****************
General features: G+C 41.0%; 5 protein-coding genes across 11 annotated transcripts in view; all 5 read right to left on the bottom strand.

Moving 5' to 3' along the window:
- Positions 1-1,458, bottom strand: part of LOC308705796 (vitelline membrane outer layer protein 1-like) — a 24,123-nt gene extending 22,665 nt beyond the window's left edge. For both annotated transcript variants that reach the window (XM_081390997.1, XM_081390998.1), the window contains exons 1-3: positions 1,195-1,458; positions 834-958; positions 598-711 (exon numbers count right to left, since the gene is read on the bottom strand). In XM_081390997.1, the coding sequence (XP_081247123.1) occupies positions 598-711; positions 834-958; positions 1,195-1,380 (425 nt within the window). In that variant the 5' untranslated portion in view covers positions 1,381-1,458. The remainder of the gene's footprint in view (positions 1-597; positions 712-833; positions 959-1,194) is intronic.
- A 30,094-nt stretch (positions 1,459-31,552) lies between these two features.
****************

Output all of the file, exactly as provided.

General features: G+C 41.0%; 5 protein-coding genes across 11 annotated transcripts in view; all 5 read right to left on the bottom strand.

Moving 5' to 3' along the window:
- Positions 1-1,458, bottom strand: part of LOC308705796 (vitelline membrane outer layer protein 1-like) — a 24,123-nt gene extending 22,665 nt beyond the window's left edge. For both annotated transcript variants that reach the window (XM_081390997.1, XM_081390998.1), the window contains exons 1-3: positions 1,195-1,458; positions 834-958; positions 598-711 (exon numbers count right to left, since the gene is read on the bottom strand). In XM_081390997.1, the coding sequence (XP_081247123.1) occupies positions 598-711; positions 834-958; positions 1,195-1,380 (425 nt within the window). In that variant the 5' untranslated portion in view covers positions 1,381-1,458. The remainder of the gene's footprint in view (positions 1-597; positions 712-833; positions 959-1,194) is intronic.
- A 30,094-nt stretch (positions 1,459-31,552) lies between these two features.